The Houthis (Ansar Allah) has claimed responsibility for a drone attack that targeted a large oil refinery near the Saudi capital, Riyadh.
In a statement released on March 11, Maj. Gen. Yahya Sari, a spokesman for the group, revealed that the attack on the refinery was a part of a large-scale operation, dubbed “Breaking the Siege 1”. The spokesman said that the operation was carried out in response to the Saudi-led coalition’s blockade on the Yemeni oil sector.
During the operation, the Riyadh refinery, which is owned by Saudi Aramco, was targeted with three Samad-3 suicide drones. Six other suicide drones of the Samad-1 type targeted other facilities of Aramco near the southern Saudi cities of Jizan and Abha.
The Samad-1 and 3 are both versions of the Iranian KAS-04 drone. The Samad-1 has a range of 500 kilometers, while the Samad-3 has a range of over 1,500 kilometers.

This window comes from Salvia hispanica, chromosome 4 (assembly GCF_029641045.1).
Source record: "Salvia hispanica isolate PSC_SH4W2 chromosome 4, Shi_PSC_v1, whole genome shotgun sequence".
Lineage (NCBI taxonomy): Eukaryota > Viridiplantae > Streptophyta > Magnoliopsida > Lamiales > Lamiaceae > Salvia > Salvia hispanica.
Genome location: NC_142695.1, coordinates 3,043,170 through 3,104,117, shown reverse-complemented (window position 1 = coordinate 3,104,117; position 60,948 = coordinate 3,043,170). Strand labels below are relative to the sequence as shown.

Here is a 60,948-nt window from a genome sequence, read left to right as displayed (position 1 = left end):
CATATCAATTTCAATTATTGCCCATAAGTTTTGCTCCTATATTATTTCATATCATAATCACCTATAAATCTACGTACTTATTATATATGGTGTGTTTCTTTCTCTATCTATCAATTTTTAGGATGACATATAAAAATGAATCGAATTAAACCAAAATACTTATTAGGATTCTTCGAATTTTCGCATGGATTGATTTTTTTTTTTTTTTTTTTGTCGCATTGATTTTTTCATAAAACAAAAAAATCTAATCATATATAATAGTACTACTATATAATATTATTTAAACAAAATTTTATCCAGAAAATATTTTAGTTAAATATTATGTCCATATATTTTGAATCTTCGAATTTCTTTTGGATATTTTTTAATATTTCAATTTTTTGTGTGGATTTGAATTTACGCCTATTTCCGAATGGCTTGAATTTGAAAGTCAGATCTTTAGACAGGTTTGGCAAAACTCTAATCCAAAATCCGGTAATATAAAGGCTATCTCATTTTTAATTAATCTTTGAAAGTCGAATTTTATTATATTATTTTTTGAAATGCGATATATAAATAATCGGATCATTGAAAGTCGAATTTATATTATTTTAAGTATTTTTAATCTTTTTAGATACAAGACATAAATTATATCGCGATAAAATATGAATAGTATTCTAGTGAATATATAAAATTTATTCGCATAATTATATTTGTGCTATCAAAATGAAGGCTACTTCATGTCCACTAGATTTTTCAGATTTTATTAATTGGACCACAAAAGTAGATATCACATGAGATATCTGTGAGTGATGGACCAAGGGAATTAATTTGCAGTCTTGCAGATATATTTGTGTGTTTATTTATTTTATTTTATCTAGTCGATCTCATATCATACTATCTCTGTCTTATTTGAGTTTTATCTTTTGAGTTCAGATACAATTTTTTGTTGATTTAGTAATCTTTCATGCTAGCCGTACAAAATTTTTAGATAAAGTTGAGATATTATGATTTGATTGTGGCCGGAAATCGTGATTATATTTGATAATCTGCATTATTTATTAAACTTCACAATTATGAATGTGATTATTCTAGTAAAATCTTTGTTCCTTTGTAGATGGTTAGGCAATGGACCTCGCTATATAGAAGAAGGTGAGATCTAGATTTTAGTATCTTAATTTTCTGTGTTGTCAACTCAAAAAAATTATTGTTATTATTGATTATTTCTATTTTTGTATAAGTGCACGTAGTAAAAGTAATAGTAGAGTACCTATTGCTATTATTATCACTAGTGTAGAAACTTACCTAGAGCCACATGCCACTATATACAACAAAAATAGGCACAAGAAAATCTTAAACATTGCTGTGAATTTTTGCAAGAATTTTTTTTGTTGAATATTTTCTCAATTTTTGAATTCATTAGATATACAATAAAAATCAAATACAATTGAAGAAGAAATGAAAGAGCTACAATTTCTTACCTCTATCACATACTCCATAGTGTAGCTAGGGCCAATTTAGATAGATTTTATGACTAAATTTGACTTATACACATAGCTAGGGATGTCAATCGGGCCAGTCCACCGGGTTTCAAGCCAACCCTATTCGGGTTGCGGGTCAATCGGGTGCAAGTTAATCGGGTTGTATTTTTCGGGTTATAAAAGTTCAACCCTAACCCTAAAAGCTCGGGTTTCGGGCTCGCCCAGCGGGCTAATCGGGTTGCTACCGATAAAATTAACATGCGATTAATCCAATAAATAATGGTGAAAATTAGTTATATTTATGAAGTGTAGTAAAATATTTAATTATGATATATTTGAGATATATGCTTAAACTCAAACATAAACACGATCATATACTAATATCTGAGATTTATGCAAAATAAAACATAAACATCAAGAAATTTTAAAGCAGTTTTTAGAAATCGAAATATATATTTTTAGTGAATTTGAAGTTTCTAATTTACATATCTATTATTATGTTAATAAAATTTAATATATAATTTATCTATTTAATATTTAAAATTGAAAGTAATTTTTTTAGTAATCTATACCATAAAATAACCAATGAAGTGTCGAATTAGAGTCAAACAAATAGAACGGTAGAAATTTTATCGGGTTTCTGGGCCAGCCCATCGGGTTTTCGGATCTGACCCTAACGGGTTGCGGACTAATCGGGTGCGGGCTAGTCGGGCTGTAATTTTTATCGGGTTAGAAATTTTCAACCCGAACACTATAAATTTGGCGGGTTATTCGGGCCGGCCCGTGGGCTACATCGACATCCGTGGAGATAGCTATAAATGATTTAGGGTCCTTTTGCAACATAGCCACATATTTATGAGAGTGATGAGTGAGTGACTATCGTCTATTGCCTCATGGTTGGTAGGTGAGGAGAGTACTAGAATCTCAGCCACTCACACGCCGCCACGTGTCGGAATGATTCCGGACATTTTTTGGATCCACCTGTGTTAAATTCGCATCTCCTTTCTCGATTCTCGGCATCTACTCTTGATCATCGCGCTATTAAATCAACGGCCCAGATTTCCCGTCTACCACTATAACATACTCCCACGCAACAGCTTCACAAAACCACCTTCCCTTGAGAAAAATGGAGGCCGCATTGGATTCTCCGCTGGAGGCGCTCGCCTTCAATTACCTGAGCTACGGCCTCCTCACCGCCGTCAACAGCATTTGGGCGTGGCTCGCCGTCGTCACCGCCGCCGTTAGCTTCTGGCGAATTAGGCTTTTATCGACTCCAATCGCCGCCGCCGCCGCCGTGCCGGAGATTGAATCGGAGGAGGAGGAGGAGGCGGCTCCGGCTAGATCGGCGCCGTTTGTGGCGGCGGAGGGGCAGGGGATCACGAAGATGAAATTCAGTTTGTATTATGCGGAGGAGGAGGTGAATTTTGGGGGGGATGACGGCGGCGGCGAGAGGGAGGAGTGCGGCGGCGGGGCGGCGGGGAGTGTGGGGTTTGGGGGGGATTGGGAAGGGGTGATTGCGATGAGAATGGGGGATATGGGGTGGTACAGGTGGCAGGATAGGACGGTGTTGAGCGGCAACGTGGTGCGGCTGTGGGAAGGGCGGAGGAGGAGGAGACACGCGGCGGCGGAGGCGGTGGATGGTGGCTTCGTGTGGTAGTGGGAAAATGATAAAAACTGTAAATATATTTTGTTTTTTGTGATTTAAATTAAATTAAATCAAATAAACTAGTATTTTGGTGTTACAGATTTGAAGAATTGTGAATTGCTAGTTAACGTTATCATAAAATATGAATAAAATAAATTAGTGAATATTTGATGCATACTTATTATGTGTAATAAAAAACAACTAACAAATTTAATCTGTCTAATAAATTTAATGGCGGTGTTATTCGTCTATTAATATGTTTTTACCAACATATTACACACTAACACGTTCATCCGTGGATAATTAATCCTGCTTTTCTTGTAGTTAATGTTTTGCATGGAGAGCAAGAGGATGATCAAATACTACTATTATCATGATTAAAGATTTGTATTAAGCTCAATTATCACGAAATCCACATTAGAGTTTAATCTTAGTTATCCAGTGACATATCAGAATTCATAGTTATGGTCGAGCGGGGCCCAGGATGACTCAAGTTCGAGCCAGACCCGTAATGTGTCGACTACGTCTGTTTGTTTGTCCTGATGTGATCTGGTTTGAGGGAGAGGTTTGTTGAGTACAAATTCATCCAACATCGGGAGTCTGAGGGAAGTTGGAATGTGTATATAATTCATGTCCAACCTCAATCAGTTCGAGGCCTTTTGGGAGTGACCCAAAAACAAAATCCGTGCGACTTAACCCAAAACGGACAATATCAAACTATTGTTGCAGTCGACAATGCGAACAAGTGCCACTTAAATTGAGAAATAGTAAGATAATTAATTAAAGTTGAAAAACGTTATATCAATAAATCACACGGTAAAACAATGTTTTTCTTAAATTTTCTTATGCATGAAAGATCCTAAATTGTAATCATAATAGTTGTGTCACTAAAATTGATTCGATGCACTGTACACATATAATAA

“The armed forces, within the right to respond to aggression and siege, pledged to the people of faith, patience and jihad [in Yemen] that they would not hesitate to legitimately respond to the unjust siege [of the Saudi-led coalition],” Maj. Gen. Sari said in his statement.
Saudi Arabia acknowledged that the Riyadh refinery was hit by at least one suicide drone on March 10, saying that the attack resulted in some material losses only. The Kingdom also claimed that its air defenses intercepted a suicide drone over the southern province of Jizan on March 9.
Operation Breaking the Siege 1 confirms that the Houthis’ offensive capabilities were not affected by the Saudi-led coalition’s recent bombardment campaign, which targeted almost all Houthi-held areas in Yemen.
The Saudi-led coalition will likely respond to the operation very soon to deter the Houthis. However, any harsh response could in fact further provoke the group.